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Saffron spice is expensive, delicious, and a culinary legend.
It has a sweet, unique wonderful flavour, and powerful yellow colouring
But it comes from a bulb that is easy to grow in the home garden.
So you can do your own.
Lovely large purple autumn blooms
Crocus sativus bulbs have lovely large purple flowers in autumn.
Each with 3 long, vivid orange stigma which you can harvest as saffron spice.
So, you can grow your own Saffron spice at home plus decorate your garden with eye-catching autumn blooms.
How to grow bulbs of Crocus sativus
Crocus sativus bulbs are easy and undemanding to grow.
Providing you give them a site with plenty of sunshine and well drained soil.
They will not thrive in heavy, badly drained, or boggy soil. However, they are also happy in a large pot if necessary.
And a few frosts and cold over winter help condition the bulb and produce more flowers. They prefer dry summers.
Low water needs over summer
Bulbs grow to 40cm. high in flower, with a neat clump of fine, grass-like foliage.
They are not messy and are very easy to have in the garden.
However, they are summer dormant, so they do need to be in a spot that is not watered too often over summer.
They are unsuitable for tropical areas north of Sydney but thrive in areas with winter cold and rain, and summer heat and dry.
Easy low maintenance
Bulbs flower and multiply each year. So each bulb can produce a clump with up to 15 bulbs by 5 years of age.
Bulbs can be left undisturbed for years. Bilbs do not require to be lifted or divided each year, though you can dig and respace about every five years.
Plant the bulb with approx. 5cm of soil above the tip and about 15cm. between bulbs.
How to harvest your Saffron spice
The hard part is getting out of bed early enough.
Because you need to pluck the 3 orange stigmas from the centre of each flower before the sun hits them, for best flavour results.
The fine strings of saffron stigmas are then simply laid out to dry for 3-5 days in a well-aired, shaded, sheltered spot.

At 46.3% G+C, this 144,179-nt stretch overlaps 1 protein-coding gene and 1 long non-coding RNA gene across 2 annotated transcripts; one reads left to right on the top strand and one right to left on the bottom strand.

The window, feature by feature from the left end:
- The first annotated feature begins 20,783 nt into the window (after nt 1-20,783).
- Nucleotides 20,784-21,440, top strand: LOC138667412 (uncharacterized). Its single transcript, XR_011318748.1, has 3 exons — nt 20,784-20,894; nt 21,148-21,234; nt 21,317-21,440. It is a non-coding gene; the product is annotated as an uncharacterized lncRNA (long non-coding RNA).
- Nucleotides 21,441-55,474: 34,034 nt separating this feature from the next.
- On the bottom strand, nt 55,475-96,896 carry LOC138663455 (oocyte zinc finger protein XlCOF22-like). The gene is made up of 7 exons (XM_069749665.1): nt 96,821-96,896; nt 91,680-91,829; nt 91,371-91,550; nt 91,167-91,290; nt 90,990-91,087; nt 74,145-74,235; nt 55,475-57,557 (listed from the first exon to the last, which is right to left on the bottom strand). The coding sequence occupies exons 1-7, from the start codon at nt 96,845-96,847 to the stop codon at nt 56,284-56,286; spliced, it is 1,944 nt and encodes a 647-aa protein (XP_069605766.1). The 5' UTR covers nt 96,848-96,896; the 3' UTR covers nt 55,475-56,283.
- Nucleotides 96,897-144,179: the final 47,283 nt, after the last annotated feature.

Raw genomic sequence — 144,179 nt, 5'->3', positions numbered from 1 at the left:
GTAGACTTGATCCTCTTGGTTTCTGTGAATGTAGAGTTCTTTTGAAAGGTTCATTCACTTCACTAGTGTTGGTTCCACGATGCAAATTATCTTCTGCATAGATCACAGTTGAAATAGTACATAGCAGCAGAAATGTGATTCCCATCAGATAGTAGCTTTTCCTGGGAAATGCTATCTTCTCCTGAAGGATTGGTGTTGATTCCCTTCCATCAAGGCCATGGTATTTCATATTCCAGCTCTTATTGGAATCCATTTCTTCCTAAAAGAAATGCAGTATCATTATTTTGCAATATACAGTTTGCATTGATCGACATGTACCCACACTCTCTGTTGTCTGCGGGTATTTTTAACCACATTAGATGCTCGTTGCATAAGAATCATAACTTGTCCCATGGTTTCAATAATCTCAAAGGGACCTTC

Then you pop them into an airtight glass container and store in a cool, dry, dark pantry area.
And use for their delicious, sweet aromatic flavour and glorious colouring.
A long & regal history
In earlier centuries Saffron was used as golden colouring for medieval stained glass, for sumptuous cuisine in royal kitchens, and as medicine.
It is reputed to be the most expensive and prized spice in the world.
Recipe for Quick & Easy Saffron Rice
Ingredients – Serves 4
Pinch of dried saffron threads
Pinch of sea salt
1 tablespoon of extra virgin olive oil
1 white onion finely chopped
300 grams of basmati rice
2 tablespoons roughly chopped fresh coriander as garnish
You can add flavour and crunch by also garnishing with some pine nuts, raisins and/or fresh pomegranate seeds, along with the fresh coriander
Quick & easy method
First combine the sea salt and the saffron by crushing in a mortar and pestle
Then heat the oil in a saucepan, add the finely chopped onion, and cook gently stirring the onion often.
This only takes about 8 minutes.
Now stir in the rice.
And add 650ml boiling water and bring the saucepan back to the boil quickly.
Stirring in the saffron & salt mixture.
Now reduce the heat to low, and cover the saucepan to simmer until the rice is rice is softened to your taste.
Remove from heat and allow the rice to cool a little, then whisk with a fork to separate the grains and make the rice fluffy.
Garnish with the coriander and any other delicious crunchy bits you fancy.
Quarantine Restriction: None. Crocus sativus can be shipped to all states in Australia, including Tasmania and Western Australia, by Di’s Delightful Plants – one of Australia’s largest and most experienced mail order nurseries.
If you buy 3-6 plants there will be a $0.50 discount per plant"
If you buy 7+ plants there will be a $1.00 discount per plant
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